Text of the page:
Chinese Regime Attempts to Arrest Vocal Competition Contestants
Chinese Regime Attempts to Arrest Vocal Competition Contestants

Police in Fushun City in China attempted on Monday night to arrest three individuals who had applied to take part in a vocal competition to be held in the United States. None of the three happened to be home at the time, and thus escaped arrest.

The timing of the arrest seems to have been chosen in order to prevent the three from returning to the U.S. Consulate in Shenyang City to pick up visas they had applied for. Oct. 1 is China's National Day, which is followed by a week-long holiday. Tuesday would have been the first day the Consulate would have been open for business since Oct. 1.

The three singers had planned to compete in the International Chinese Vocal Competition , which is sponsored by New Tang Dynasty Television (NTDTV). The competition is scheduled to begin on Oct. 15 in New York City.

According to Ms. Carrie Hung, a spokesperson for NTDTV, the attempted arrests “show the impact that NTDTV is having on people inside China. This competition has attracted a lot of contestants from mainland China.”

She feels the attempted arrests happened “fundamentally because the CCP [Chinese Communist Party] fears losing control of the Chinese people. NTDTV is independent and broadcasts uncensored, honest reports about China. The CCP fears how NTDTV's influence inside China is growing.” The three singers had previously been in touch with NTDTV about their visa applications. They had first gone to the U.S. Consulate in Shenyang City one month ago to apply. After each of them had shown the required 300,000 yuan (approximately US$39,000) in financial resources, the Consulate nonetheless rejected their requests upon learning they intended to take part in the NTDTV competition.

The NTDTV Vocal Competition Organizing Committee then mailed a letter to the U.S. Consulate, and the Consulate in turn contacted the three singers asking them to wait for the result.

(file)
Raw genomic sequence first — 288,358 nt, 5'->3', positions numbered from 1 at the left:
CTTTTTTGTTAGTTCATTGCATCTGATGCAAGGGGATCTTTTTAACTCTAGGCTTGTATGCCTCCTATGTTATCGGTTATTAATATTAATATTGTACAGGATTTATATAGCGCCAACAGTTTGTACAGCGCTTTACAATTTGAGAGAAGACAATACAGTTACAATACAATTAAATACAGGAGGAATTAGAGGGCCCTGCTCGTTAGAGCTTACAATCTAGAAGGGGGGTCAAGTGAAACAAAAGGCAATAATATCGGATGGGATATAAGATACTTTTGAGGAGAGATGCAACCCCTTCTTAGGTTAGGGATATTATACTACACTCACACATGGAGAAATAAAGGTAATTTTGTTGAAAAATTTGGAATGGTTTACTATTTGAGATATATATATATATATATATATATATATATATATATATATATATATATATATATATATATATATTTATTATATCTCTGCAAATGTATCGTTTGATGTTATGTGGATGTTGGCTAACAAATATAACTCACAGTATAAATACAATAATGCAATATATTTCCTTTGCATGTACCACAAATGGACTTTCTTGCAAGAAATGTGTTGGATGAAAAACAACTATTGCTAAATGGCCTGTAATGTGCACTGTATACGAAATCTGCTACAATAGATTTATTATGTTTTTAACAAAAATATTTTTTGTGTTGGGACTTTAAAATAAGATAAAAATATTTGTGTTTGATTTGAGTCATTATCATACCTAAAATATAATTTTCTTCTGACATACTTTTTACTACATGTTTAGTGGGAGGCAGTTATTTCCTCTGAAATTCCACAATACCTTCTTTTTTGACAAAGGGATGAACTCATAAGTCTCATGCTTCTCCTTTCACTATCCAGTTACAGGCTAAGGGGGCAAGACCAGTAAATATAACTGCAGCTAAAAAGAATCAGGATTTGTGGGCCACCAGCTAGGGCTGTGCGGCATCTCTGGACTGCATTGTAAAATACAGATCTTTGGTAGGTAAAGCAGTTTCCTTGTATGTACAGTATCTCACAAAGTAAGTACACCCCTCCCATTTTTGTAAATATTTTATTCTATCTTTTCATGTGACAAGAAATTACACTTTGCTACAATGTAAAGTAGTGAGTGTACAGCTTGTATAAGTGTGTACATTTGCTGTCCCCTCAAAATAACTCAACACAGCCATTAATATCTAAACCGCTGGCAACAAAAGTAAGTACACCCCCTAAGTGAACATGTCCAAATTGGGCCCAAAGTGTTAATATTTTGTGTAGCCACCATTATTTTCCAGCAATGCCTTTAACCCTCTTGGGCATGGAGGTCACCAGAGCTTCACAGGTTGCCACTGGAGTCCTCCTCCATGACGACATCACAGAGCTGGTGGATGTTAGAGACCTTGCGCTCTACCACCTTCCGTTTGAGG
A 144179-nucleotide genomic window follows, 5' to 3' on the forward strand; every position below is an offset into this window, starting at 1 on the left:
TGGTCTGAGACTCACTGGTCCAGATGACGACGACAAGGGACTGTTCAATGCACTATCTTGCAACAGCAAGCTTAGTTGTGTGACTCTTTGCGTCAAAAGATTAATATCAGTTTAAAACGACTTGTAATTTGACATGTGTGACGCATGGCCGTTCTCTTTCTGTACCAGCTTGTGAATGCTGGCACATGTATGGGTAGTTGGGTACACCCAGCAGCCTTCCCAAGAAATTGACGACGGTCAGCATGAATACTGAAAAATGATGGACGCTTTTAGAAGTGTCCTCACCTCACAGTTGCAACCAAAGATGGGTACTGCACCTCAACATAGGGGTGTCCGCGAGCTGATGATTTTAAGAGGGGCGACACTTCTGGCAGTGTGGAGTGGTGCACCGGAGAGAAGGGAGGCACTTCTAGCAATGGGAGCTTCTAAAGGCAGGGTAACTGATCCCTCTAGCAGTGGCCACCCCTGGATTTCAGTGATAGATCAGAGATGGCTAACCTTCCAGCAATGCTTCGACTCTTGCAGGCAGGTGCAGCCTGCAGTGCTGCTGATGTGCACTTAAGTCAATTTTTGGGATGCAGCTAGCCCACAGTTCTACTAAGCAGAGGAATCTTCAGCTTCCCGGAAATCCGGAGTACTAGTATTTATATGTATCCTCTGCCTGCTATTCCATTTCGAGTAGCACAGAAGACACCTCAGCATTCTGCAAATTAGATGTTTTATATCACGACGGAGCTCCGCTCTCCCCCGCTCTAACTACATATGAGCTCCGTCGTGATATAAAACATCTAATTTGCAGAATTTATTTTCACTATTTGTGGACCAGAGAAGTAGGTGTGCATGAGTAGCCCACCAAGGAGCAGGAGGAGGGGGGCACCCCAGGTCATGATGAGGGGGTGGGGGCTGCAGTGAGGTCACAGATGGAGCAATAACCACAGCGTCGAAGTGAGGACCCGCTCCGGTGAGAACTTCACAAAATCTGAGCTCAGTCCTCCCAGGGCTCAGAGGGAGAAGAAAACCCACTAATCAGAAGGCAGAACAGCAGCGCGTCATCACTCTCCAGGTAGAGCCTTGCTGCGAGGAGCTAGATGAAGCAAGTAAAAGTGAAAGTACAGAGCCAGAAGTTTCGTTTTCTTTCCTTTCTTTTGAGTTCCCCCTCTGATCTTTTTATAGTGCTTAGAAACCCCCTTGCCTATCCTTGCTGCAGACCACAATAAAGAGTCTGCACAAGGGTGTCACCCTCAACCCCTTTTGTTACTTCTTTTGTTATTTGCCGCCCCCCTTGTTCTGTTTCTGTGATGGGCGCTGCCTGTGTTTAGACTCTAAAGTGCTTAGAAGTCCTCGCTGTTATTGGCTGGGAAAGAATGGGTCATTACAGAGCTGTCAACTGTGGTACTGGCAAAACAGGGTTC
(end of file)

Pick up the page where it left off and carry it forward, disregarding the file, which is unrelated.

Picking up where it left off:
How the Chinese police learned of the singers' intention to take part in the competition is not clear. All three had passports and so their local police would not have learned of their intentions through a passport application. However, it is common knowledge in China that many of the Chinese employees of the U.S. Embassy and Consulates are assigned their positions by the Chinese Public Security Bureau.

The International Chinese Vocal Competition is the second in a series of competitions being sponsored by NTDTV. The International Chinese Classical Dance Competition was held in July in New York City. NTDTV also plans international competitions in Martial Arts, violin, piano, Chinese Sports, Chinese Cooking, Chinese Traditional Costume Design, and Chinese Realistic Painting.

The renowned Chinese tenor Mr. Guan Guimin heads the vocal competition's Judges Committee. He has explained that the purpose of the competition is to promote the traditional vocal arts and to show their beauty and elegance.

The contest has a first prize of US$10,000. According to NTDTV, so far over one hundred contestants from 19 countries have applied to compete.

Ms. Hung sees in the attempted arrests on Monday a symptom of much larger problems. She asks, “How could the hosting country for the Olympics behave in this way? The CCP wants people to believe it has made improvements in human rights. But when three professional singers wish to do something as simple as take part in an international competition, then we see what rights the CCP allows them.”

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